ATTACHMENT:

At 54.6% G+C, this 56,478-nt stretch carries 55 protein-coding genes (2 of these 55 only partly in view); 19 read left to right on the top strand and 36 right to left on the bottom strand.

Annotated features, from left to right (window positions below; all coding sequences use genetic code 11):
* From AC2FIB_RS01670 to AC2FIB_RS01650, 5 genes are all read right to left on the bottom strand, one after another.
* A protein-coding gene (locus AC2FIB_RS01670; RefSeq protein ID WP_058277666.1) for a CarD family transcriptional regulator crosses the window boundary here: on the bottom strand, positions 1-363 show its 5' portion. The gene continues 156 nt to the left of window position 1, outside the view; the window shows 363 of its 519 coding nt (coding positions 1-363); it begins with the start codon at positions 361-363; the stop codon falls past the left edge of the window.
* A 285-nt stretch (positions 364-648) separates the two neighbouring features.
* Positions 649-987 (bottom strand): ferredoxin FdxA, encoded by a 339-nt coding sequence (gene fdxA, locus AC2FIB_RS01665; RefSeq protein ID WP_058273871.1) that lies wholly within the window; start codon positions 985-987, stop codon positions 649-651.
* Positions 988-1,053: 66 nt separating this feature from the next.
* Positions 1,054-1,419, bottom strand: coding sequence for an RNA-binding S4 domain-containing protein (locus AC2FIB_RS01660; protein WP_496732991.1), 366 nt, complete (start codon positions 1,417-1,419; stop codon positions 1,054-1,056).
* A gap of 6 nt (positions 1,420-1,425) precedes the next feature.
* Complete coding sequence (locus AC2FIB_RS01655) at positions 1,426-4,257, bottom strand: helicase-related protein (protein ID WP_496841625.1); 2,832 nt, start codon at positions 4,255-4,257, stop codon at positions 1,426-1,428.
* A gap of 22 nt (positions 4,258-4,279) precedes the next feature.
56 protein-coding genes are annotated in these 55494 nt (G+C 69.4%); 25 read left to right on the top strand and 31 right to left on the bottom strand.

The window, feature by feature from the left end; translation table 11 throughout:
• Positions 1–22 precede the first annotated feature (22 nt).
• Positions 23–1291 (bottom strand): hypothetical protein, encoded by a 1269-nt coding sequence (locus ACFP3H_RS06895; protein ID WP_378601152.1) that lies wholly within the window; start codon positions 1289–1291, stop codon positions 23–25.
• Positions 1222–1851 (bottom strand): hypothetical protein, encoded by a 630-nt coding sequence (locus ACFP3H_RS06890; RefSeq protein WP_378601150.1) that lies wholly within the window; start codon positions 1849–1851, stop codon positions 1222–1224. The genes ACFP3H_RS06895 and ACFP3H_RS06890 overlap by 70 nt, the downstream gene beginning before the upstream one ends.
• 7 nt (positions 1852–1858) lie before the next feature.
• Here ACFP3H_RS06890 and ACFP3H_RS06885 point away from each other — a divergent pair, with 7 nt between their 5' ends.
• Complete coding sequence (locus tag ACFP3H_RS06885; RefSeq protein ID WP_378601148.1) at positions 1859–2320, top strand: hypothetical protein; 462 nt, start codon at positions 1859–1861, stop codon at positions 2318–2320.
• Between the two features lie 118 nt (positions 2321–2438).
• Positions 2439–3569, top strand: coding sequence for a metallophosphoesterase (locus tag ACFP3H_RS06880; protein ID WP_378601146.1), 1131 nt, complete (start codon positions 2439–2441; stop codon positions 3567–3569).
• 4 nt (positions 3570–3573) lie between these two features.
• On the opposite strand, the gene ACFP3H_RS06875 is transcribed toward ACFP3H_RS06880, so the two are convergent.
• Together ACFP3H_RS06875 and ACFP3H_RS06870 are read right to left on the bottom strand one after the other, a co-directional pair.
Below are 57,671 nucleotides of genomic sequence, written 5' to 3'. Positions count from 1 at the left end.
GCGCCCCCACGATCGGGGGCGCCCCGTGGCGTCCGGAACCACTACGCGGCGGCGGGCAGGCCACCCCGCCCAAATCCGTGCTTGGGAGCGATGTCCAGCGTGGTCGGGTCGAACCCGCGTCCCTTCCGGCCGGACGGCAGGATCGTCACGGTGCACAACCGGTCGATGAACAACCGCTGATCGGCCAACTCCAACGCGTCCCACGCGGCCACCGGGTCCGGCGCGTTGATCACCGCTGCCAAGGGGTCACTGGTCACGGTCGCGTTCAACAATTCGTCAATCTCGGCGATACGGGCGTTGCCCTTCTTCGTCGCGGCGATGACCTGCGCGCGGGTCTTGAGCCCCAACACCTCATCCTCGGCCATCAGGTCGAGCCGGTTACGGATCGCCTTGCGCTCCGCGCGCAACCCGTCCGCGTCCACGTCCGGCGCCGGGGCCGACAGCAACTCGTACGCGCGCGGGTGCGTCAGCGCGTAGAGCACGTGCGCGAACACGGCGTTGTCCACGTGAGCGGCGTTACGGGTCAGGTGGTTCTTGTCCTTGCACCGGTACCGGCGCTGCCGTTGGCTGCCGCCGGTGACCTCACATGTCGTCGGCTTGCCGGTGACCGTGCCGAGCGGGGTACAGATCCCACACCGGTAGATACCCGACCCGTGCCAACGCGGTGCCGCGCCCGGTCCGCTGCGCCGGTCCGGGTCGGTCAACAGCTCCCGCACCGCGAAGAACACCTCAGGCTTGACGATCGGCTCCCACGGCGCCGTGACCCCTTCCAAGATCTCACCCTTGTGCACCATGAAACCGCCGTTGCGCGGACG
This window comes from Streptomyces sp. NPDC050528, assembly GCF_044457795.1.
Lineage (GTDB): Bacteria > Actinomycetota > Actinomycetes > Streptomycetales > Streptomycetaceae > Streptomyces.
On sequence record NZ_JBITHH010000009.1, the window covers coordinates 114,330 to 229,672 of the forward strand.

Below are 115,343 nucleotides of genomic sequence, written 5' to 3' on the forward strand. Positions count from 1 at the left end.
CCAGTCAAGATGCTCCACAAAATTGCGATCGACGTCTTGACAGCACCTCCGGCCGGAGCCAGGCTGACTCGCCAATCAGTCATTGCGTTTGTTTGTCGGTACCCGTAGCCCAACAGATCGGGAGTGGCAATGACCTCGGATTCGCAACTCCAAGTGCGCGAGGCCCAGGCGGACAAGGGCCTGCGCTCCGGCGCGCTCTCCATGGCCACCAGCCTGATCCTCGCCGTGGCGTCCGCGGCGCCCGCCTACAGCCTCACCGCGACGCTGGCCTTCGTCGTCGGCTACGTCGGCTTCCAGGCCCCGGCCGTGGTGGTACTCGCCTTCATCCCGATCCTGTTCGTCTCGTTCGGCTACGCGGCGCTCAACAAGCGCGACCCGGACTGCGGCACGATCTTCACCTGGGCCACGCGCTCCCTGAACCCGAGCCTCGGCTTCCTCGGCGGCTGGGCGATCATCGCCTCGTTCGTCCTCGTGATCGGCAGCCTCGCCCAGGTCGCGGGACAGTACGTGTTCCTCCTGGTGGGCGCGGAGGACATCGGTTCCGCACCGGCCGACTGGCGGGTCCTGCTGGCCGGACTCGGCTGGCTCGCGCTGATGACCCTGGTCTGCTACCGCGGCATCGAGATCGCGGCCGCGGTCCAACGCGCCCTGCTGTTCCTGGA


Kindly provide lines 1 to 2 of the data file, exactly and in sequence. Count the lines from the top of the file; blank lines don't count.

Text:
At 54.6% G+C, this 56,478-nt stretch carries 55 protein-coding genes (2 of these 55 only partly in view); 19 read left to right on the top strand and 36 right to left on the bottom strand.

Annotated features, from left to right (window positions below; all coding sequences use genetic code 11):